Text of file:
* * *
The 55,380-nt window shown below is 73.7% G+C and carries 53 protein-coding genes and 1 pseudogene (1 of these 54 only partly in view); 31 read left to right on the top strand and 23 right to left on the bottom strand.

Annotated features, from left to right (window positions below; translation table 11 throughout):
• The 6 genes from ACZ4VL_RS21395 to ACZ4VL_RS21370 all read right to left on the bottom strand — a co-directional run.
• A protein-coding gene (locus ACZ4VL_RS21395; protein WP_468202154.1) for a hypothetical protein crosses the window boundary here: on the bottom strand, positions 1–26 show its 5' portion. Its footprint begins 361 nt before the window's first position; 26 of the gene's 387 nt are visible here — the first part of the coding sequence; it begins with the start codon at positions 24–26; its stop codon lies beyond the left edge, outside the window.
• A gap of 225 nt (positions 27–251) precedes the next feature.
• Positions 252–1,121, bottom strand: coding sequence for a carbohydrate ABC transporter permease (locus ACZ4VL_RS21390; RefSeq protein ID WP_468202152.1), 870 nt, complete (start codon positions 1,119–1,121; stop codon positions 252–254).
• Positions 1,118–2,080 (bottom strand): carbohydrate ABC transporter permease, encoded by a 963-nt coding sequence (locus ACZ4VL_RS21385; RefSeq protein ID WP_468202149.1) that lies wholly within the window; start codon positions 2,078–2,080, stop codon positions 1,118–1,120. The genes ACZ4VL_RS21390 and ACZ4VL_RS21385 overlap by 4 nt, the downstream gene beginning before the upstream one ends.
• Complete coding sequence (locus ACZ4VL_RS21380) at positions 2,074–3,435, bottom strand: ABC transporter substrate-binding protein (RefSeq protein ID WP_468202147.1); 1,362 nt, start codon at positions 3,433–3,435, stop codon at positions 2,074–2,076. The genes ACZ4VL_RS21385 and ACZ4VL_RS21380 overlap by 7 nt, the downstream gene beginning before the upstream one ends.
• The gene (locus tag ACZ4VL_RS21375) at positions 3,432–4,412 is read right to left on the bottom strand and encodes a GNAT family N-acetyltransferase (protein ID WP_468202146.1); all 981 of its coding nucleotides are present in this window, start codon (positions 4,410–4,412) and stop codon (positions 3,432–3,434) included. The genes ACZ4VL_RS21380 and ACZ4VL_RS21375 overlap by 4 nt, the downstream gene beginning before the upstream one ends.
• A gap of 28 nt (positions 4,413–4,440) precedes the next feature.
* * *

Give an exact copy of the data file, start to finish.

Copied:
The 55,380-nt window shown below is 73.7% G+C and carries 53 protein-coding genes and 1 pseudogene (1 of these 54 only partly in view); 31 read left to right on the top strand and 23 right to left on the bottom strand.

Annotated features, from left to right (window positions below; translation table 11 throughout):
• The 6 genes from ACZ4VL_RS21395 to ACZ4VL_RS21370 all read right to left on the bottom strand — a co-directional run.
• A protein-coding gene (locus ACZ4VL_RS21395; protein WP_468202154.1) for a hypothetical protein crosses the window boundary here: on the bottom strand, positions 1–26 show its 5' portion. Its footprint begins 361 nt before the window's first position; 26 of the gene's 387 nt are visible here — the first part of the coding sequence; it begins with the start codon at positions 24–26; its stop codon lies beyond the left edge, outside the window.
• A gap of 225 nt (positions 27–251) precedes the next feature.
• Positions 252–1,121, bottom strand: coding sequence for a carbohydrate ABC transporter permease (locus ACZ4VL_RS21390; RefSeq protein ID WP_468202152.1), 870 nt, complete (start codon positions 1,119–1,121; stop codon positions 252–254).
• Positions 1,118–2,080 (bottom strand): carbohydrate ABC transporter permease, encoded by a 963-nt coding sequence (locus ACZ4VL_RS21385; RefSeq protein ID WP_468202149.1) that lies wholly within the window; start codon positions 2,078–2,080, stop codon positions 1,118–1,120. The genes ACZ4VL_RS21390 and ACZ4VL_RS21385 overlap by 4 nt, the downstream gene beginning before the upstream one ends.
• Complete coding sequence (locus ACZ4VL_RS21380) at positions 2,074–3,435, bottom strand: ABC transporter substrate-binding protein (RefSeq protein ID WP_468202147.1); 1,362 nt, start codon at positions 3,433–3,435, stop codon at positions 2,074–2,076. The genes ACZ4VL_RS21385 and ACZ4VL_RS21380 overlap by 7 nt, the downstream gene beginning before the upstream one ends.
• The gene (locus tag ACZ4VL_RS21375) at positions 3,432–4,412 is read right to left on the bottom strand and encodes a GNAT family N-acetyltransferase (protein ID WP_468202146.1); all 981 of its coding nucleotides are present in this window, start codon (positions 4,410–4,412) and stop codon (positions 3,432–3,434) included. The genes ACZ4VL_RS21380 and ACZ4VL_RS21375 overlap by 4 nt, the downstream gene beginning before the upstream one ends.
• A gap of 28 nt (positions 4,413–4,440) precedes the next feature.